Firelog 1, as shown in FIG. 1, is through a process to be described impregnated with additional combustible fuel additive. Various combustible fluids or combinations thereof may be used as fuel, including but not limited to alcohols (i.e. methanol (typical energy density: 56,000-65,000 BTUs/gallon), ethanol (76,000-82,000 BTUs/gallon), isopropanol), short chain hydrocarbons (i.e. hexane, heptane, gasolines (typical energy density: 110,000-120,000 BTUs/gallon) and diesel (typical energy density 130,000 BTUs/gallon)), long chain hydrocarbons (i.e. paraffin wax, microcrystalline wax, mineral or vegetable oils), natural waxes (i.e. long chain fatty alcohols and fatty acids or esters thereof), other grease, animal fats, or such combinations of the preceding components. In a preferred embodiment, tall oil pitch may be used after other components such as fatty acids and tocopherols are removed. It is important to note that any organic material in liquid form and that has a high BTU value may be used as fuel, but that certain fuels have advantages over others. The list of fuels above is thus presented for illustrative purposes only.

Because fireplaces are often used for the aesthetic value, choosing a material that burns with a yellow to orange flame is preferred, although any organic material can be used in liquid form.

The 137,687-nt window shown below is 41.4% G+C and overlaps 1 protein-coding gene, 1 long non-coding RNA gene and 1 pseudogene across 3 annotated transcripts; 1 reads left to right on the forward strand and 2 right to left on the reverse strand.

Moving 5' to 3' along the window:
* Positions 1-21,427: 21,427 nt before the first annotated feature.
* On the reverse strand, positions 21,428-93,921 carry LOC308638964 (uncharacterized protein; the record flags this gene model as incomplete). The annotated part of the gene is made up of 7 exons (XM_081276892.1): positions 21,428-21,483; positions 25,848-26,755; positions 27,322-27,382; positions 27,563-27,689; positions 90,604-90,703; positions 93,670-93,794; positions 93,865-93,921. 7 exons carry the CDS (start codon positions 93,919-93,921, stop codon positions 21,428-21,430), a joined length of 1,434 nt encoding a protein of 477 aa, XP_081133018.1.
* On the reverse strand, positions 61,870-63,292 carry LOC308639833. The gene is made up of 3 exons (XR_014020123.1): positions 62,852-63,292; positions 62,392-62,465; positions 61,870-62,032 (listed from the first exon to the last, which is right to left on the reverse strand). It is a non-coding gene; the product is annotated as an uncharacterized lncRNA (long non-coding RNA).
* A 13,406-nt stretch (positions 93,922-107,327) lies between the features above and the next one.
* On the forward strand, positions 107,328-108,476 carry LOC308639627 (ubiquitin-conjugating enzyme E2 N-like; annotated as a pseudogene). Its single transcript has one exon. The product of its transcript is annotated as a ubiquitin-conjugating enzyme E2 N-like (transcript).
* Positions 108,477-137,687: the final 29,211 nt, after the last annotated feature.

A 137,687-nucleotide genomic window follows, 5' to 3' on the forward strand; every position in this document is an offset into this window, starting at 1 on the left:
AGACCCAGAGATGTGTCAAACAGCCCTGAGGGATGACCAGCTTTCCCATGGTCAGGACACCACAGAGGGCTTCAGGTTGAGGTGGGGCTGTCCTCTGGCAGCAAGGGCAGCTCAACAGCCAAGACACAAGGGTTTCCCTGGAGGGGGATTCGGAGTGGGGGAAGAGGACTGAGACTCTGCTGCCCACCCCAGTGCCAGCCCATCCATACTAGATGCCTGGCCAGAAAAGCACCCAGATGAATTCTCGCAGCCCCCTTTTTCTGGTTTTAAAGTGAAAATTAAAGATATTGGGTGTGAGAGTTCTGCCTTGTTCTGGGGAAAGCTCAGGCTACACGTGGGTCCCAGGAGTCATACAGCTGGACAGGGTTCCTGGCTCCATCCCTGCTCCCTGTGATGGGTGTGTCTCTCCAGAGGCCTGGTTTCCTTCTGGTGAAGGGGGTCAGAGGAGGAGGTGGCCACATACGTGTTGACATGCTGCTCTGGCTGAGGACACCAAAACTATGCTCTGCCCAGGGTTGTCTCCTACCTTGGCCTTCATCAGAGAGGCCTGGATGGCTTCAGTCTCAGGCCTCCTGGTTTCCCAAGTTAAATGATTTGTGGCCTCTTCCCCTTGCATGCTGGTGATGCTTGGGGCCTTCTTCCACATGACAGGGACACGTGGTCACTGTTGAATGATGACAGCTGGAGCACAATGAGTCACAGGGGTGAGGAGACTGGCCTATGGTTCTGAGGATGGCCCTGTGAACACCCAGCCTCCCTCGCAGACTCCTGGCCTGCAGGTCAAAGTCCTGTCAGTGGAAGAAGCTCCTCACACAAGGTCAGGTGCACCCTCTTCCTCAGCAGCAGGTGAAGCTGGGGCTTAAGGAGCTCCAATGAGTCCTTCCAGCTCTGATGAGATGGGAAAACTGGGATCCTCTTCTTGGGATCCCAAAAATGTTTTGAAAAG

Referring now to FIG. 1, a perspective view of the firelog 1 is shown. The firelog is in the shape of a generalized cylinder, a preferred embodiment of which is shown in FIGS. 1 and 2. The log may further comprise the flat bottom edge 4, which prevents the firelog from rolling due to center of gravity shifts occurring during the combustion process. The firelog surface 2 has the appearance of the surface of any ordinary log, substantially unchanged by the impregnating process. As previously indicated, the surface 2 may still comprise the bark from the original log, or, if the firelog 1 has been shaped from a larger piece of timber the surface 2 will simply be the surface newly exposed during the shaping process.

Referring now to FIG. 2, and end view of the firelog 1 is shown. The firelog 1 comprises two ends 3, one of which is most easily seen in FIG. 3. End 3 is substantially planar, allowing the firelog to be easily transportable, stackable, packagable, and to easily fit in standard household fireplaces.

The firelog further comprises a number of slits, as shown in the various figures. Along the flat bottom edge 4 are a plurality of bottom slits 8, as most easily seen in FIGS. 4 and 5.